Date of Award

Spring 1-1-2011

Document Type

Dissertation

Degree Name

Doctor of Philosophy (PhD)

Department

Aerospace Engineering Sciences

First Advisor

R. Steven Nerem

Second Advisor

Peter Bender

Third Advisor

Srinivas Bettadpur

Abstract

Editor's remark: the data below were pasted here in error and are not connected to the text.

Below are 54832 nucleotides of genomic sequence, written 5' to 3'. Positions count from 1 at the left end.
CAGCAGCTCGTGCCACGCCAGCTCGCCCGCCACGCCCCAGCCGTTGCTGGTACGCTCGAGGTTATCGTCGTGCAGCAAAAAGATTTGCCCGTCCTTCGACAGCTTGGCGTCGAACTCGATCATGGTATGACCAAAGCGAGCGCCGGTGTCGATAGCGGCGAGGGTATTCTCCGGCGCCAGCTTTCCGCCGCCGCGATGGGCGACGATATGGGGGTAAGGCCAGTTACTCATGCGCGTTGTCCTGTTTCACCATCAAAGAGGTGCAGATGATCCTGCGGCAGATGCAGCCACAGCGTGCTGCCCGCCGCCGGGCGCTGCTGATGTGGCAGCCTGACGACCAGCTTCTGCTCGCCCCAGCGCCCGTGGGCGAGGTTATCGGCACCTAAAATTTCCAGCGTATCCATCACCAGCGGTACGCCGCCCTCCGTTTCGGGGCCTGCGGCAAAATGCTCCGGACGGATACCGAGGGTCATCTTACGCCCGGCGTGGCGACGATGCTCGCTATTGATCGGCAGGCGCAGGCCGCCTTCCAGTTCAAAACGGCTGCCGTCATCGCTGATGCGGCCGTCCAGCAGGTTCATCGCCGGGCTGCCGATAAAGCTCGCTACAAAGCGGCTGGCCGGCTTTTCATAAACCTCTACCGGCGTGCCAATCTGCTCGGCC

The Gravity Recovery and Climate Experiment (GRACE) mission has demonstrated the ability to quantify global mass variations at large spatial scales with monthly to sub-monthly temporal resolution. It is expected that future missions will take advantage of improved technologies by flying drag-free and performing the satellite-to-satellite ranging with a laser interferometer. With these improvements, errors due to under-sampling geophysical signals will be the limiting error source. In an effort to reduce the level of these temporal aliasing errors, we suggest the addition of a second pair of satellites. A Monte-Carlo analysis using numerical simulations is used to reduce the search space for finding an optimal architecture consisting of two satellite pairs. A search space originally consisting of fifteen variables is reduced to two variables with the utmost impact on mission performance: the repeat period of both satellite pairs (shown to be near-optimal when they are equal to each other), and the inclination of one of the satellite pairs (the other is assumed to be in a polar orbit). With appropriate assumptions, we find that an optimal architecture consists of a polar pair of satellites at 320 km coupled with a 290 km pair inclined at 72 degrees, both in 13-day repeating orbits. The option of estimating low resolution gravity fields at a high frequency is shown to further reduce temporal aliasing errors. Global and regional analyses are performed to quantify the expected scientific benefits of adding an optimally-placed second pair of satellites. Analysis using empirical orthogonal functions reveals that two satellite pairs determines annual and semi-annual mass variations in small basins which are undetected using one pair of satellites. Averaging kernels and spatiospectral localization are used to show error reductions ranging from 25% - 75% in determining mass variations over the year in 53 hydrological basins, 12 Greenland basins, and one ocean basin. A simulated earthquake signal is also shown to be detected with higher spatial resolution. Perhaps the largest benefit of having two satellites pairs is that the gravity solutions do not necessitate ad-hoc GRACE post-processing techniques of removing correlated errors and smoothing when studying signals to spatial resolution of ~330 km.

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